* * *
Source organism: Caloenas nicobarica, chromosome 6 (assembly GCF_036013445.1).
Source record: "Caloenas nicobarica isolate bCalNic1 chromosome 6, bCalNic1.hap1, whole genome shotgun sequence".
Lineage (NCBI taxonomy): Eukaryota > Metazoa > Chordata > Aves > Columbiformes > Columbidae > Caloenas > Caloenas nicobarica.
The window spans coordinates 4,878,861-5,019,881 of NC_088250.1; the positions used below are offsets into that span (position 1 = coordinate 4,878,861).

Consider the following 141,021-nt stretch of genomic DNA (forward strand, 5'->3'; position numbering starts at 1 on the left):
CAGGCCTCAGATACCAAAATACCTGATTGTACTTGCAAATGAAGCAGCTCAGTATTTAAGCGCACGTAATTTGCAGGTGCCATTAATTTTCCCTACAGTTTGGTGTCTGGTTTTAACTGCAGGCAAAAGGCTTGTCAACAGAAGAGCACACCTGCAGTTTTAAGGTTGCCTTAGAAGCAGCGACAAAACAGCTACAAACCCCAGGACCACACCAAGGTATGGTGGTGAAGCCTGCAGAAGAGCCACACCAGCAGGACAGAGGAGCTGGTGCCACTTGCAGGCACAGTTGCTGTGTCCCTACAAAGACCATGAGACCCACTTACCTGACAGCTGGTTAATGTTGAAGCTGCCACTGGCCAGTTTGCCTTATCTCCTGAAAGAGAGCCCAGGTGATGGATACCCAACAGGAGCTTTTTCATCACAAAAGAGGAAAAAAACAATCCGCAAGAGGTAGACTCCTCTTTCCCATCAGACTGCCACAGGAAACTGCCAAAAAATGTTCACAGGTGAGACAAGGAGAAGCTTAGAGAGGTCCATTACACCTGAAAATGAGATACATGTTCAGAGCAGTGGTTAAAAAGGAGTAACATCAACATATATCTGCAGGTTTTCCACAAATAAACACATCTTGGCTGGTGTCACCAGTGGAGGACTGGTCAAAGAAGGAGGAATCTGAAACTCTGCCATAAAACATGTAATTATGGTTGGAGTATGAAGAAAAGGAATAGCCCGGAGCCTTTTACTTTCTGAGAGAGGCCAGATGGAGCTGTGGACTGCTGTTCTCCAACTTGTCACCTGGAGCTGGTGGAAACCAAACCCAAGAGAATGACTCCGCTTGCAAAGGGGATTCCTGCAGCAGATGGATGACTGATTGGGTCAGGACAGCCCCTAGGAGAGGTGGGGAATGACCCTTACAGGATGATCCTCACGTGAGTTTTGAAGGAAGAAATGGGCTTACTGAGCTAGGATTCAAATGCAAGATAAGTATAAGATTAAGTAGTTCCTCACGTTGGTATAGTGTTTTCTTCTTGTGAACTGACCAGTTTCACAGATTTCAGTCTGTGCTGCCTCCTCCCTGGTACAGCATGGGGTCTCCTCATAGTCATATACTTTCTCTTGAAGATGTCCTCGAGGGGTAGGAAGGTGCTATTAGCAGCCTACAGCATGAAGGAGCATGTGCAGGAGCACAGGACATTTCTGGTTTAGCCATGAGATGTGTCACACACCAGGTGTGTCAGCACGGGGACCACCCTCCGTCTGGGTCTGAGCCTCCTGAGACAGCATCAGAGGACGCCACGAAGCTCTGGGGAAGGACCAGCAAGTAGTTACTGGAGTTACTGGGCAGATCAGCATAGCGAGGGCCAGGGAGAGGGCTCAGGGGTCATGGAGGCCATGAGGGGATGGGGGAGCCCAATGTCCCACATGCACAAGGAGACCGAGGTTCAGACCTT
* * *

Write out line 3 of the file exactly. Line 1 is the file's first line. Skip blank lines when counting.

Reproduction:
Lineage (NCBI taxonomy): Eukaryota > Metazoa > Chordata > Aves > Columbiformes > Columbidae > Caloenas > Caloenas nicobarica.